His longtime ambition realized, Dot man gets slot on ‘Jeopardy!’ show

Jeopardy! Host Ken Jennings, left, and Sean Sweeney, right, a Dorchester resident who appeared as a contestant on the show on Jan. 7. Photo courtesy Jeopardy Productions, Inc.

This season of ‘Jeopardy!’ featured Dorchester resident and speech-language pathologist Sean Sweeney facing off in the competition known for requiring answers in the form of a question. 

“It’s an ambition that I’ve had since high school, and I’m 48 now,” Sweeney said. “I remember doing a trivia team in high school and starting to watch ‘Jeopardy!’ I’d rush home from swim practice to catch the end of it. I’ve always wanted to do it.”

For the past six years or so, Sweeney has taken the online test offered on the show’s website at yearly intervals in an effort to make it onto the show, which is produced in California.

During the pandemic, he said, “I hopped back on and took it and didn’t think much of it.” Then, about a month later, he was invited to take another test, this time monitored over Zoom, where he was about one of 30 potential contestants. In regular years, Sweeney said, these tests would be administered in-person throughout the US. This year, Sweeney said, “A lot of people didn’t even turn on a light or say hello to the producer, but it’s sort of an audition.” He made a point of being personable.

“About a month later, I heard that I’d moved on to the next level, and that was just nine people,” Sweeney said. “They were all professors except for me. That was just a mock game and an interview.” At that point, Sweeney was told, the producers had moved past skills and were looking at the personalities of potential contestants. “About a month later, I got ‘the call’ in ‘Jeopardy!’ contestant lore. They said, “‘We’d love for you to be here in about a month.’”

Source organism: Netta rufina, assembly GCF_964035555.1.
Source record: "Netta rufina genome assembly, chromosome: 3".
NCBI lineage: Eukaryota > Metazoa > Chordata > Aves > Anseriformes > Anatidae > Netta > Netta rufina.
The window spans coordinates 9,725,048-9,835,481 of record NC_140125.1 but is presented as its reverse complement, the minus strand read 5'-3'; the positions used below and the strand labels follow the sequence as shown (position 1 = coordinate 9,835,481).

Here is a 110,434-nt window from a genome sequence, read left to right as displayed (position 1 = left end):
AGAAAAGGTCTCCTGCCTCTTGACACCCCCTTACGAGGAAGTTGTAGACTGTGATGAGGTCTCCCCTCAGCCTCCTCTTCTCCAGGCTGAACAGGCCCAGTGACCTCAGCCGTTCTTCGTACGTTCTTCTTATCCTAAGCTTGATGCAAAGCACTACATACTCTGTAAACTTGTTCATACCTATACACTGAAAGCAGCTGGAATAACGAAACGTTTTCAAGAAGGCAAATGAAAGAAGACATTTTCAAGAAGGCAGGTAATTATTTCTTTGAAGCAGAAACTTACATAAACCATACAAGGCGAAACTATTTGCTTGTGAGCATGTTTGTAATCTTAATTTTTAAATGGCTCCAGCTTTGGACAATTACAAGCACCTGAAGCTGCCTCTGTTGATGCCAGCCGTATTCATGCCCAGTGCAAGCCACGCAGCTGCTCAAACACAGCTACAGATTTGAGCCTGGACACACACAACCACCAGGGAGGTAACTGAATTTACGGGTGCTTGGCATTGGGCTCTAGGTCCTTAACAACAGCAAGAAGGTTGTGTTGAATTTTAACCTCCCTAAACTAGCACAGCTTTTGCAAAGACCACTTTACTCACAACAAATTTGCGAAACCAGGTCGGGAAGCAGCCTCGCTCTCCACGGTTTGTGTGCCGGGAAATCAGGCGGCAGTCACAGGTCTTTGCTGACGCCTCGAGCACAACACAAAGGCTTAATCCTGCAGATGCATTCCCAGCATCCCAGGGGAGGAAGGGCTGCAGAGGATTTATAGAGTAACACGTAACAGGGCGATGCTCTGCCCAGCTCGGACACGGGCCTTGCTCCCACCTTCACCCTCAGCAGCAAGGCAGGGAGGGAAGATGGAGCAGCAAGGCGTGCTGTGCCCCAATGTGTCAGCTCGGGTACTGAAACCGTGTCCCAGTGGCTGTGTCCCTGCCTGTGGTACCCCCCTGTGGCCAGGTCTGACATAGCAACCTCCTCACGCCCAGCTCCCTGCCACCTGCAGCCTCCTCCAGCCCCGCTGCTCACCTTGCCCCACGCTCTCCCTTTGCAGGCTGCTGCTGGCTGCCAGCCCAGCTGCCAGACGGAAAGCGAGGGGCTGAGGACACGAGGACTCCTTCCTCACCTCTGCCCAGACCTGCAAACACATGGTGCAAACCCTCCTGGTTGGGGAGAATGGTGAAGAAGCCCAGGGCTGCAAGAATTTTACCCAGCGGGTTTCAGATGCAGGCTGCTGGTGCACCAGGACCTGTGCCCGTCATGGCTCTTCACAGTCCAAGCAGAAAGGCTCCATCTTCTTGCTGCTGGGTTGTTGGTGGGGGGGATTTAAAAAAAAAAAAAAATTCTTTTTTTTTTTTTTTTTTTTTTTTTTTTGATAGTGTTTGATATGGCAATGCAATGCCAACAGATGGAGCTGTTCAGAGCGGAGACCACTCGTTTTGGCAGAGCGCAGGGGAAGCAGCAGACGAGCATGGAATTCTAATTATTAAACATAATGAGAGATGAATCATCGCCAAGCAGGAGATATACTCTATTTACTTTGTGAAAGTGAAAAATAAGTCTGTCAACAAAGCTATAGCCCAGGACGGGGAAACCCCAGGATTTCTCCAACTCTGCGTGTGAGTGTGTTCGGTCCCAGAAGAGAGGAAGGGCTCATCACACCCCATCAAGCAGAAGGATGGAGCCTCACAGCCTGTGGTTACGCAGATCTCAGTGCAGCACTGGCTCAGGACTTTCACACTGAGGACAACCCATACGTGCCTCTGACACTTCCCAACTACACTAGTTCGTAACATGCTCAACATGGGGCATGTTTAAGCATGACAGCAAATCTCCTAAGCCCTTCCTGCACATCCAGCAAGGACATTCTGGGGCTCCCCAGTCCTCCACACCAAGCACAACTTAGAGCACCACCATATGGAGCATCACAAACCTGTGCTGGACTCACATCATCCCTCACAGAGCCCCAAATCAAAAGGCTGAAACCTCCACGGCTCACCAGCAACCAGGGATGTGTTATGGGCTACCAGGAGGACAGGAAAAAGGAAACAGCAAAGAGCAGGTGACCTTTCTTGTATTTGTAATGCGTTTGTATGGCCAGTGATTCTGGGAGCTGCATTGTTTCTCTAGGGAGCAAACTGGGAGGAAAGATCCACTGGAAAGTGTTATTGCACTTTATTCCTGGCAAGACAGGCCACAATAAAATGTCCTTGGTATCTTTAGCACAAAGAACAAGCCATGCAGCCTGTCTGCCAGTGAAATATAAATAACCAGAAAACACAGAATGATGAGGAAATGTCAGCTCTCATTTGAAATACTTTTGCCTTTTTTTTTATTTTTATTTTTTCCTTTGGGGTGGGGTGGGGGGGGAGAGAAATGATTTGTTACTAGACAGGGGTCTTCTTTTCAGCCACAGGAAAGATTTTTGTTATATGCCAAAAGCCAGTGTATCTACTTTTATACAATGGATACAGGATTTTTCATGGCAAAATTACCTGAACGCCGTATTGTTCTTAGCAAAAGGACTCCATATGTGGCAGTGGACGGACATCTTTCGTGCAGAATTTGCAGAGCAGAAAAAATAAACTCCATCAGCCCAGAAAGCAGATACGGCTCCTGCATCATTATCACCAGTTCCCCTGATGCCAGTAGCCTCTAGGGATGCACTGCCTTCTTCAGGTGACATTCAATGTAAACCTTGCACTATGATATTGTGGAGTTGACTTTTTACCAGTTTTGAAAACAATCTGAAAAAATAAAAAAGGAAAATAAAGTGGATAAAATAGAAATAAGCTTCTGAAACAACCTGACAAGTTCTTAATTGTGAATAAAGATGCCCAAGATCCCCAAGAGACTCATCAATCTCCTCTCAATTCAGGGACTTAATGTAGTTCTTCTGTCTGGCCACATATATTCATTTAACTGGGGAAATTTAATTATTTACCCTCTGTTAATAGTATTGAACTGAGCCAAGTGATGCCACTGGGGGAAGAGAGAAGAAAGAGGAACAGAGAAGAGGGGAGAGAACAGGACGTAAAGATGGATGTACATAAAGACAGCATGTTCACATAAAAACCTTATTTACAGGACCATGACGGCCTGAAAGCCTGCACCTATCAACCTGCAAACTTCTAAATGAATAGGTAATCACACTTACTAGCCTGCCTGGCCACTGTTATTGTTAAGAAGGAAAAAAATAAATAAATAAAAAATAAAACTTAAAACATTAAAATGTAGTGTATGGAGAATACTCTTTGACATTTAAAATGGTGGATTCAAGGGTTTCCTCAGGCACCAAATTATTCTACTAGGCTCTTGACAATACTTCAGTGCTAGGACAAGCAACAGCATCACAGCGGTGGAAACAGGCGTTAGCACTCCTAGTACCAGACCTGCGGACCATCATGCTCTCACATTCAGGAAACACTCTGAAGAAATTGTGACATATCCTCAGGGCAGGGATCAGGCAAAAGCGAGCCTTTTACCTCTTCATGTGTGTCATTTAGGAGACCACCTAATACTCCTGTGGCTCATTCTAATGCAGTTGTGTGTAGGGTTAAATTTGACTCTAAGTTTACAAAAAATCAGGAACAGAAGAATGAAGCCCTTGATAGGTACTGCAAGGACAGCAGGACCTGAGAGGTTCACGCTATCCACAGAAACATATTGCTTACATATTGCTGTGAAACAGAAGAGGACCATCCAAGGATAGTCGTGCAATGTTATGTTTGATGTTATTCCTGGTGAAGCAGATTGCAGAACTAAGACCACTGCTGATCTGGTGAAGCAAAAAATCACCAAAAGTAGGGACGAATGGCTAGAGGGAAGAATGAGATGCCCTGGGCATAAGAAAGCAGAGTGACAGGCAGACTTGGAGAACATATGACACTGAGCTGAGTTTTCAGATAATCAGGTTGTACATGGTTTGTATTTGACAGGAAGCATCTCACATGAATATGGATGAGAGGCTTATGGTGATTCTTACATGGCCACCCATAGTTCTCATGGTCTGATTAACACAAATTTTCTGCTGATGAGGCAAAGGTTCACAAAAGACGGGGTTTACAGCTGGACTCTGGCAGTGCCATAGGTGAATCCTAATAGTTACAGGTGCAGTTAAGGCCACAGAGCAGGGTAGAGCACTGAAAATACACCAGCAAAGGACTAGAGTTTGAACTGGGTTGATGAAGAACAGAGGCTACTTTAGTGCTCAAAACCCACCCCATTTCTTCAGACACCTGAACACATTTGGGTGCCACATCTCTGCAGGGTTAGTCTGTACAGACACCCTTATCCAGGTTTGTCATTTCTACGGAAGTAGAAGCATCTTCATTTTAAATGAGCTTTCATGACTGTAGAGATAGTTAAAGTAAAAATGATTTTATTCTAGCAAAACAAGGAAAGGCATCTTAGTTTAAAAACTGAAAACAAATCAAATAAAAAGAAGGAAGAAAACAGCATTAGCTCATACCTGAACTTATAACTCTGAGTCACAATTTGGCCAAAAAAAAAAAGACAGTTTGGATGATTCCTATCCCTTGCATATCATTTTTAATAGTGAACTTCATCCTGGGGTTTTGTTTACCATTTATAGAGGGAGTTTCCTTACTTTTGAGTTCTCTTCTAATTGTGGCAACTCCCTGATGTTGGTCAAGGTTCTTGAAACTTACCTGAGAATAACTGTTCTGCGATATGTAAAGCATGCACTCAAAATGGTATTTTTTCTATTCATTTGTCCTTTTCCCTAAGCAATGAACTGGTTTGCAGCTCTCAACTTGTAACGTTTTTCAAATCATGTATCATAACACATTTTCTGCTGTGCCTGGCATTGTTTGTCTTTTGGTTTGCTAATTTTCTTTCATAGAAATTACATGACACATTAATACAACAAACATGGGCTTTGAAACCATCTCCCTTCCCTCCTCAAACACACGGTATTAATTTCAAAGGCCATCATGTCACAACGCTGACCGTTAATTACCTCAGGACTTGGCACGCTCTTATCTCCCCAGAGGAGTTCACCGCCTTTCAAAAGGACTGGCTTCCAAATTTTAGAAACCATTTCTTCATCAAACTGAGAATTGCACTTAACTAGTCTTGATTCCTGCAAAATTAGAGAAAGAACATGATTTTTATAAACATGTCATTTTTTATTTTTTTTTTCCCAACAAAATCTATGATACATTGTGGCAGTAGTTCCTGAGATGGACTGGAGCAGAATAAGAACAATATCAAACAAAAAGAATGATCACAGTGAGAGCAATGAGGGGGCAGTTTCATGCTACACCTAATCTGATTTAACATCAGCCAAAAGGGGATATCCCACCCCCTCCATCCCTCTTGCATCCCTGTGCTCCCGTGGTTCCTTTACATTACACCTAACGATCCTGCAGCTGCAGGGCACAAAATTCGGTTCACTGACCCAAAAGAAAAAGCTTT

Once he knew he’d be competing, Sweeney began researching how to train for the show online, determining his weak spots and expanding his knowledge through map quizzes, research, nonfiction children’s books, and input from his husband, a high school math teacher. He also used archives of old games to practice selecting categories.

“People think they give us the categories before we go and that there’s specific things to study, but that’s all on you,” he said. “It could be on anything.”

Once Sweeney arrived in Los Angeles, he was tested several times for Covid-19 before he was able to enter the studio where he complied with strict protocols throughout his stay.

“One of the best things that happened to me because of this was connections with people,” Sweeney said. “In this time where it’s been kind of weird connecting with people, people in my life really like hearing about ‘Jeopardy!’ on Facebook.”

He added: “People have been so positive and supportive through the airing. Particularly during this time where we’re having a Covid surge and people are kind of in the dumps, I think it’s provided something cool for people who know me to look forward to.”

Sweeney finished a close third place behind “Superchamp” Amy Schneider, an engineering manager from Oakland, California, and Patsy Lester, a social studies teacher from Patchogue, New York. At the end of the Jan. 7 episode, Schneider became the fifth contestant in the show’s 38-year history to win $1 million.

“I made friends with a bunch of the contestants that I was with on that day, and we started a Facebook chat,” Sweeney said. “We had to wait two months for our episodes to air, and that’s a long time to wait.” In the meantime, Sweeney said, they continued to connect online.

Schneider “has been on the streak for 28 days,” Sweeney said. “She passed a million dollars on my episode. When you arrive, you don’t know that you’re facing a “superchamp.” She’s already in fourth place all time. I think we all felt like we would’ve liked to do better, but we were facing someone who’s a really good player and that happens.”

Above all, Sweeney said, he enjoys the learning inherent in ‘Jeopardy!” “People like it because they like learning and knowledge,” he said, adding that the game sparks interest “in knowing about the world and literature and pop culture. Winning or not winning, it’s a real privilege.”

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